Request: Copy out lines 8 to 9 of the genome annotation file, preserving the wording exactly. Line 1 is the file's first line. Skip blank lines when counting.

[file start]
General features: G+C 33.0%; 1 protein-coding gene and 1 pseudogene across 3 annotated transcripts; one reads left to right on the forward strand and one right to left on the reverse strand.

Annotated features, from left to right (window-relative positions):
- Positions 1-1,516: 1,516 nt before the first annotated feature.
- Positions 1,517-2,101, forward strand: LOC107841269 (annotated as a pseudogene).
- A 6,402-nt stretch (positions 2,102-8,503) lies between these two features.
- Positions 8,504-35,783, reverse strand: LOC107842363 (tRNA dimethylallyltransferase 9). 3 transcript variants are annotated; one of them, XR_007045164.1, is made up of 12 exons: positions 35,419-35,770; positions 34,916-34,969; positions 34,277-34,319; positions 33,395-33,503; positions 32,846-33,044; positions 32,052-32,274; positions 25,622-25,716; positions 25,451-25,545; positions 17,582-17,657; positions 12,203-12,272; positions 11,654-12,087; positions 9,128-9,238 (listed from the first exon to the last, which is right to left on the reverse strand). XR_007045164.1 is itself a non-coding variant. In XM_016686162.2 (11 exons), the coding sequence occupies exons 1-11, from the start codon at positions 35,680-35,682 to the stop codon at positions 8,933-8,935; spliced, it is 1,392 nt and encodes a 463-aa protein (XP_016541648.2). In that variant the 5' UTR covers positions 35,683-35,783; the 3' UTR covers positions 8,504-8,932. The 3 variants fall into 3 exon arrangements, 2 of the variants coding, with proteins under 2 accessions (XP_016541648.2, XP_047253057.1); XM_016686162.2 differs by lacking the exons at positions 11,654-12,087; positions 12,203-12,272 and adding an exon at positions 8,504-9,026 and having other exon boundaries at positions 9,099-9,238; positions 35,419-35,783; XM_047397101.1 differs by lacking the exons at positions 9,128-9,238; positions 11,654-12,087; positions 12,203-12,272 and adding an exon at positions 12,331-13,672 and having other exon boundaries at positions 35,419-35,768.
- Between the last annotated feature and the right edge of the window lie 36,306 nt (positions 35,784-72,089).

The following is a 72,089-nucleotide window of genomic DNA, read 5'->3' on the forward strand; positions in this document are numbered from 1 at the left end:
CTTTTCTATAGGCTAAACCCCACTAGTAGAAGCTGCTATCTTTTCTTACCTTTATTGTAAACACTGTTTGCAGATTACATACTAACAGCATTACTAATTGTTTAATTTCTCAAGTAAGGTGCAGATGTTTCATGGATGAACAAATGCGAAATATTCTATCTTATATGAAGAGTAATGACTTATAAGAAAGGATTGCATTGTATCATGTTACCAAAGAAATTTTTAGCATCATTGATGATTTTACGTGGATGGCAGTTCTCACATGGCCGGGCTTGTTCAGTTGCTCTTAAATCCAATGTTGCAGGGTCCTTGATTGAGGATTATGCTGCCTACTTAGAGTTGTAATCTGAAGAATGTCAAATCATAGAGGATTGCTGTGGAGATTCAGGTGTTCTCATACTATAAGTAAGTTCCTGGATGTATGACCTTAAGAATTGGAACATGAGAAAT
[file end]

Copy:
The following is a 72,089-nucleotide window of genomic DNA, read 5'->3' on the forward strand; positions in this document are numbered from 1 at the left end:
CTTTTCTATAGGCTAAACCCCACTAGTAGAAGCTGCTATCTTTTCTTACCTTTATTGTAAACACTGTTTGCAGATTACATACTAACAGCATTACTAATTGTTTAATTTCTCAAGTAAGGTGCAGATGTTTCATGGATGAACAAATGCGAAATATTCTATCTTATATGAAGAGTAATGACTTATAAGAAAGGATTGCATTGTATCATGTTACCAAAGAAATTTTTAGCATCATTGATGATTTTACGTGGATGGCAGTTCTCACATGGCCGGGCTTGTTCAGTTGCTCTTAAATCCAATGTTGCAGGGTCCTTGATTGAGGATTATGCTGCCTACTTAGAGTTGTAATCTGAAGAATGTCAAATCATAGAGGATTGCTGTGGAGATTCAGGTGTTCTCATACTATAAGTAAGTTCCTGGATGTATGACCTTAAGAATTGGAACATGAGAAAT